When there is an issue of war and the Pope and church leaders speak out against such action, some will listen and other turn a deaf ear. “We do not know.” “No more war. War never again” is not a slogan on some sign carried by a protestor outside the White House. It is a quote from Pope Paul VI in a speech delivered to the United Nations General Assembly in 1965.

Abortion. Euthanasia. Hunger. “We do not know.”

Jesus came to teach us, to make his path known to us. A star shall advance and show us the way. During this holy Advent, let us regard that star and all of its wonderfully challenging teachings.

What teaching of Jesus gives you the hardest challenge to reconcile with your personal action? Take a look at some of the issues outlined and advocated by the USCCB (http://www.usccb.org/sdwp/).

Arms Control
Death Penalty
Economic Justice
International Issues
Labor Issues
Migrants & Refugees
Social Security

Jesus came and challenged the role of the church in the ancient world. Our bishops today remain the voice now bringing the voice of the church into the modern world.

How can you use the remaining days of Advent to get ready for Jesus to come and challenge your views like he challenged the authority of the chief priests and elders?

Saturday, December 11, 2010

He Comes With Vindication

December 12, 2010
Third Sunday of Advent A 2010

By Rev. Joe McCloskey, SJ

Say to those whose hearts are frightened: Be strong, fear not! Here is your God, he comes with vindication; With divine recompense he comes to save you. Then will the eyes of the blind be opened, the ears of the deaf be cleared; Then will the lame leap like a stag, then the tongue of the dumb will sing. Streams will burst forth in the desert, and rivers in the steppe. Isaiah 35:4-6

“[T]he blind regain their sight, the lame walk, lepers are cleansed, the deaf hear, the dead are raised, and the poor have the good news proclaimed to them. And blessed is the one who takes no offense at me.” Matthew 11:5-6

Piety answers the question of the presence of the Lord. When we celebrate the birthday of the Lord, we celebrate his first coming. Every new beginning of the divine touch in our lives recalls the first coming of Christ into our world. As the farmer waits for the showing of what has been planted in the earth, the farmer is patient until it receives the early and the late rains. So our piety waits for the gentle rain of the heavens which is like the coming of Christ into our lives. Christ nourishes our lives by feeding our hunger and our thirst for the things of God. Advent is like the gentle rain that feeds our soul and triggers our desires for the coming of Christ into our lives. John’s question that he sends to Christ from the prison about whether he is the one who is to come receives the answer of the recital of the good works of Christ. What we do today for the hungry, the thirsty, the naked the imprisoned, the sick is how we welcome Christ into our lives. Christ identifies with all the above and as we feed the needs that come our way, we welcome Christ into our lives. Christ calls us to live out the answer he gave to John about how he comes. The Last Judgment scene spells it out. Whatever we do for the least person, Christ takes us done for him. When we allow our needs to be met by another, we celebrate his being one with j us. His Second Coming is a constant of his presence in each of us as we need one another. Christ identifies with our needs. (Matthew 25:40)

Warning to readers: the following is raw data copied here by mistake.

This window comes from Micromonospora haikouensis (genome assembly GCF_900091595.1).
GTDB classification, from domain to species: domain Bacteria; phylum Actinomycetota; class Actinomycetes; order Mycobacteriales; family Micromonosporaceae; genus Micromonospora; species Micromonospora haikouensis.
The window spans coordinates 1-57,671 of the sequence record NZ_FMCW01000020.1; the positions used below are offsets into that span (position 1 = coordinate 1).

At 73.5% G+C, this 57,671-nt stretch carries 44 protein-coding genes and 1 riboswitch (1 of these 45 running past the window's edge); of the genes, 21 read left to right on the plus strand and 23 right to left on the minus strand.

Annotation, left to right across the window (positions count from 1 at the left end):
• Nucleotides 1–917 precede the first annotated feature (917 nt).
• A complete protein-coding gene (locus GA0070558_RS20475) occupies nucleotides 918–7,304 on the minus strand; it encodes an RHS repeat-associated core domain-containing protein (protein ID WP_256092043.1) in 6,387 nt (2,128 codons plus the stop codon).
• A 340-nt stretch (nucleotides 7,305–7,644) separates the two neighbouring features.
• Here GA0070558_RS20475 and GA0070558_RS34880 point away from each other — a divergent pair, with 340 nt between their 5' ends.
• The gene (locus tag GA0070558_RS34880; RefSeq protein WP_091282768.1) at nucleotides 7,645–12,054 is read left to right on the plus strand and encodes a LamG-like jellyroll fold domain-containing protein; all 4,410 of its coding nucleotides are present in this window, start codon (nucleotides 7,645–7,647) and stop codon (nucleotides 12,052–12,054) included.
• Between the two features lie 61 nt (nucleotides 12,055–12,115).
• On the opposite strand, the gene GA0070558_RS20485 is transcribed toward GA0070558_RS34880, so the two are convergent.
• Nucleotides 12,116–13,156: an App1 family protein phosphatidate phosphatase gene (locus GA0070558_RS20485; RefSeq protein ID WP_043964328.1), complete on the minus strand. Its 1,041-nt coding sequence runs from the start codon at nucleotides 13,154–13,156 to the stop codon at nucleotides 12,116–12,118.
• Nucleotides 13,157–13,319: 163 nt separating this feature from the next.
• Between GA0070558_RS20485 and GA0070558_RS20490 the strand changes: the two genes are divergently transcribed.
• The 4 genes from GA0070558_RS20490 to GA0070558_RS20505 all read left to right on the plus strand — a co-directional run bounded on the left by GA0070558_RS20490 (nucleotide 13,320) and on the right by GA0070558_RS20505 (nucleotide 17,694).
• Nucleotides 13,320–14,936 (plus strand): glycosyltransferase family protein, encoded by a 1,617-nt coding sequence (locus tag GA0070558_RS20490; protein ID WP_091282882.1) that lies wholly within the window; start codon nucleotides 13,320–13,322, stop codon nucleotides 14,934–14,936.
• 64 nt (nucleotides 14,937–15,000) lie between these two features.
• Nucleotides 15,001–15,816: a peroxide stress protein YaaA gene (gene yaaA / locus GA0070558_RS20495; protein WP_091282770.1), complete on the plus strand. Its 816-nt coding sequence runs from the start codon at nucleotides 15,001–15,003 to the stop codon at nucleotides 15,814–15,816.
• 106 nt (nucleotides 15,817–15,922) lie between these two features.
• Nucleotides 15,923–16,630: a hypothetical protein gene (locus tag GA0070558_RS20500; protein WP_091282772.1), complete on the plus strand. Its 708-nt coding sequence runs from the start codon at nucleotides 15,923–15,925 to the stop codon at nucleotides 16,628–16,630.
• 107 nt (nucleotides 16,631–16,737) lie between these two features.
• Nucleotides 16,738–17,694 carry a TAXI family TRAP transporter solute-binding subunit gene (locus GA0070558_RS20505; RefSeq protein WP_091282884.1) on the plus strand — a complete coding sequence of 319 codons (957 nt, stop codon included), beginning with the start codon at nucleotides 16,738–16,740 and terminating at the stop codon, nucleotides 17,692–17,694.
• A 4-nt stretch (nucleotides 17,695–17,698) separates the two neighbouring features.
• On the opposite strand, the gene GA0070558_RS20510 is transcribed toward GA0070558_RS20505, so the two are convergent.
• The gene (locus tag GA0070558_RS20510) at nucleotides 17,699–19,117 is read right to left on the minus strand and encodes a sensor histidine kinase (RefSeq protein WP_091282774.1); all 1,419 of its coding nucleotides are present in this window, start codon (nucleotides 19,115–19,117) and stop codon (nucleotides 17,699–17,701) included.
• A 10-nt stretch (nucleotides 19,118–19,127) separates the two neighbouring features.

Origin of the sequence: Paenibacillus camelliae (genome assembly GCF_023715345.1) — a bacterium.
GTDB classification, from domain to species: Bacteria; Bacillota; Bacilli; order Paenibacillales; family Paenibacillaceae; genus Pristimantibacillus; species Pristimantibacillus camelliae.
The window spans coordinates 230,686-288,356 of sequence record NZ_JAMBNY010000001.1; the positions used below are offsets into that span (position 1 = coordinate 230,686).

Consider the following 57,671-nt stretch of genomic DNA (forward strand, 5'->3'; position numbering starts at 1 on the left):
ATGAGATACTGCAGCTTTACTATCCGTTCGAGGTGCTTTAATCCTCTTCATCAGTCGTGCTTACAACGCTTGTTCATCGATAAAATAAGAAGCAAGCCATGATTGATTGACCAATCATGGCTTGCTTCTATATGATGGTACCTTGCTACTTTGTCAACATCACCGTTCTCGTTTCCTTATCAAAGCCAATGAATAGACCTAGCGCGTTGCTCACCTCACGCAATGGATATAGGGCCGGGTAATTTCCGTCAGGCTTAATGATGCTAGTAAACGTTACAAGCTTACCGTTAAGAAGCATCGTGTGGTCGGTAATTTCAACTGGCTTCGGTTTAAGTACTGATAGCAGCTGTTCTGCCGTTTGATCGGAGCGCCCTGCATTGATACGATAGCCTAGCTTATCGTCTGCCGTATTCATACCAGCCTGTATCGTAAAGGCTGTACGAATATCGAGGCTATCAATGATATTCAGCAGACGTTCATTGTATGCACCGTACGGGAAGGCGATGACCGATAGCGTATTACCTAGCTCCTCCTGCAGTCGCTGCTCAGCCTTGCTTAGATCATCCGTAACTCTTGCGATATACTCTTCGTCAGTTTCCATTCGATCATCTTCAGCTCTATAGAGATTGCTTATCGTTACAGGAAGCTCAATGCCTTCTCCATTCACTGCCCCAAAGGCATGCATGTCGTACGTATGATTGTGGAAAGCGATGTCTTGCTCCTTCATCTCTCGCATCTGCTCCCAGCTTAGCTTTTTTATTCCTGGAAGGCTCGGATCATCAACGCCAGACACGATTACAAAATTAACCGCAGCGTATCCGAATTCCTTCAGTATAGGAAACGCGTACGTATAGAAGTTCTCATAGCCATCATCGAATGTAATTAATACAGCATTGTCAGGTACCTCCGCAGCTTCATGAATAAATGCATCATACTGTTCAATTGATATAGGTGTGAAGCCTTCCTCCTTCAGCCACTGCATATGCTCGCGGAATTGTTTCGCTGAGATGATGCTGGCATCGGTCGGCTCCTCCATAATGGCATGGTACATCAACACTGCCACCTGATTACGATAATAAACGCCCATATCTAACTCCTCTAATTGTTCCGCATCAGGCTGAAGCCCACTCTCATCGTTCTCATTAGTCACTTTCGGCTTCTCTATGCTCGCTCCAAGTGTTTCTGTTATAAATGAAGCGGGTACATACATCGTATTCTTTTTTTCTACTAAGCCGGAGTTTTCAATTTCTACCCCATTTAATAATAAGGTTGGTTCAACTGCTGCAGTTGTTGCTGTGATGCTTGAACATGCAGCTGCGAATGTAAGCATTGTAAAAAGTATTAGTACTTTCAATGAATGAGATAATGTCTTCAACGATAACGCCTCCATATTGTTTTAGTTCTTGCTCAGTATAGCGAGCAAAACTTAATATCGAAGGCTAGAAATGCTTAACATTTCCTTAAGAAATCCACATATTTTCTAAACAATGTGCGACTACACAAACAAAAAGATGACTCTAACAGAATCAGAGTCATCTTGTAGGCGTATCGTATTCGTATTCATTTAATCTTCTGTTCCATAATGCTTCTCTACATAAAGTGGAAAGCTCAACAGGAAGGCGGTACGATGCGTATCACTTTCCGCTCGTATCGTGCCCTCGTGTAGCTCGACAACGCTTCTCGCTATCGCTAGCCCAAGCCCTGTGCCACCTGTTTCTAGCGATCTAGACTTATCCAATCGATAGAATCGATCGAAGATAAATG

The glory of the Lord jumps out on our world through our charity. The best gift I ever got on a Christmas was the notification that a family visited orphans in my name. How wonderful it is to be the recipient of the good that is done by others! We enter into their lives in a special way. The desert and the parched land of our souls thus bloom with abundant flowers. The glory of the Lord shines out on our world through the charity we offer and receive. We are the hand of the Lord when we strengthen the hands that are feeble; make firm the knees that are weak. We are the voice of the Lord when we encourage one another to do the good that needs doing. Wherever there is charity, we have the coming of the Lord. Prophets are ahead the crowd and bear the brunt of the pains of the challenge of change. We are the prophets of the new age when we do something to alleviate the sufferings of our world.

Our actions need to prepare the way of the Lord. We must be the messengers that point out the coming of Christ. But our actions are meant to lay claim to what Christ said about John the Baptist: “The least in the kingdom of heaven is greater than he.” Our actions celebrate the coming of Christ in an extraordinary way when we are willing to live out what are words are saying. We will be greater than John if we preach Christ with jour lives. We need to be able to say to our world. “When you see me, you see Christ.” We need to be his presence until he comes in his glory. The words of St. Francis say it all. “Preach always and occasionally use a word.”